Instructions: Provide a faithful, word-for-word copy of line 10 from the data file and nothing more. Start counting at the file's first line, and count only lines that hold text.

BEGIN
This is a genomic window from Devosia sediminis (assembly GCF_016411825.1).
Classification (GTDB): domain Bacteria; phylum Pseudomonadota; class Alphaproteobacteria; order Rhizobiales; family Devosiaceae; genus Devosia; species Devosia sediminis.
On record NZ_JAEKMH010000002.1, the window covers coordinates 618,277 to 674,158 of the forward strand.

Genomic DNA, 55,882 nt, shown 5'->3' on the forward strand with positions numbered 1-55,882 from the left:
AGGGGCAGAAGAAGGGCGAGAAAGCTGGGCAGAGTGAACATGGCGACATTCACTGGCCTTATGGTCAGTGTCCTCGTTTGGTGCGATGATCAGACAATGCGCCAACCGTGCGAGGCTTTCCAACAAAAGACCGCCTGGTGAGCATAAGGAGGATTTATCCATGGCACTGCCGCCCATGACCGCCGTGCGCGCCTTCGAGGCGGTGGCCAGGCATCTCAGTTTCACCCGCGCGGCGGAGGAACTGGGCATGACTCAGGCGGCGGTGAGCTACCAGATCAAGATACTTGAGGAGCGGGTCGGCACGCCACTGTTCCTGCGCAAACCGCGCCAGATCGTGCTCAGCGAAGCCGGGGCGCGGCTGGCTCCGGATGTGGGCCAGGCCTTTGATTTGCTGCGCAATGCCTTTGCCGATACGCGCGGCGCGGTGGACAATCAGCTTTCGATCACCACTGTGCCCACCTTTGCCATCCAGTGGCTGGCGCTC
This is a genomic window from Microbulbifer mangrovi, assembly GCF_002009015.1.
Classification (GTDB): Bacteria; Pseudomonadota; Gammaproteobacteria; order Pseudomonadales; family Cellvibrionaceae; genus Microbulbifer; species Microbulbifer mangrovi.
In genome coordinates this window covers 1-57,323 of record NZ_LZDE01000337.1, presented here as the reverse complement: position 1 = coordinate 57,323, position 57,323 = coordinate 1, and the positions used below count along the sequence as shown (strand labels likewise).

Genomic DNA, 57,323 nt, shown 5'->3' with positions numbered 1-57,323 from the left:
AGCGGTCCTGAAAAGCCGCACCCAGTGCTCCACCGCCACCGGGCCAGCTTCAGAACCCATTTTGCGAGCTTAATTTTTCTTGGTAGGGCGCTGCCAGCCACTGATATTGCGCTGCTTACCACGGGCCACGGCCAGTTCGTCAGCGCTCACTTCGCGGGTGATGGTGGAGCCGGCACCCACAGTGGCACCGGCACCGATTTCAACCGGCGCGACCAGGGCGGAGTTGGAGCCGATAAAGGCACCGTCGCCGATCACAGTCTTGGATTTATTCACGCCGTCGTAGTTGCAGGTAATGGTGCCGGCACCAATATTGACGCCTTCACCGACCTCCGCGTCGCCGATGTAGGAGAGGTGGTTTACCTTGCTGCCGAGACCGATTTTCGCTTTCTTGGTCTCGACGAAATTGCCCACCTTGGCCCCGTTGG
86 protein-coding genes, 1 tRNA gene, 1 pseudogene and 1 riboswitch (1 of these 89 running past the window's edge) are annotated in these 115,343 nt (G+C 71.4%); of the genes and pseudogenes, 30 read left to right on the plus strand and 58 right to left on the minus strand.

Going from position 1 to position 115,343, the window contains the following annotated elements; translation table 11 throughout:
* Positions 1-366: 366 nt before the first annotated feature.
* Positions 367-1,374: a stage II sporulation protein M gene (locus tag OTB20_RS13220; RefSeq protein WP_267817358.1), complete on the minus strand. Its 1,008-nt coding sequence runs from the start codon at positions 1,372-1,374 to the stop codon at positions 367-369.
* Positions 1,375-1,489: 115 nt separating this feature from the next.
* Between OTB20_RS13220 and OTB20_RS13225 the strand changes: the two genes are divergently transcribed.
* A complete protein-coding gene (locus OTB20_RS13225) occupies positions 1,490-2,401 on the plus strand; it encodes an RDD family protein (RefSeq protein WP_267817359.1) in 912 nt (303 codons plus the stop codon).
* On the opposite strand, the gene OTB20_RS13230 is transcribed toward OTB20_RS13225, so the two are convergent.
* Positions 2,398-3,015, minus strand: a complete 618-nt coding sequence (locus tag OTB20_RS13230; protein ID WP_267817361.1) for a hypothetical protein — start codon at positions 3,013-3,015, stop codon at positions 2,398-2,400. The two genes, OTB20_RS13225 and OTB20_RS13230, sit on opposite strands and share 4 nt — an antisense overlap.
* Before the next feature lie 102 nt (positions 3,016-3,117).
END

AGCGGTCCTGAAAAGCCGCACCCAGTGCTCCACCGCCACCGGGCCAGCTTCAGAACCCATTTTGCGAGCTTAATTTTTCTTGGTAGGGCGCTGCCAGCCACTGATATTGCGCTGCTTACCACGGGCCACGGCCAGTTCGTCAGCGCTCACTTCGCGGGTGATGGTGGAGCCGGCACCCACAGTGGCACCGGCACCGATTTCAACCGGCGCGACCAGGGCGGAGTTGGAGCCGATAAAGGCACCGTCGCCGATCACAGTCTTGGATTTATTCACGCCGTCGTAGTTGCAGGTAATGGTGCCGGCACCAATATTGACGCCTTCACCGACCTCCGCGTCGCCGATGTAGGAGAGGTGGTTTACCTTGCTGCCGAGACCGATTTTCGCTTTCTTGGTCTCGACGAAATTGCCCACCTTGGCCCCGTTGG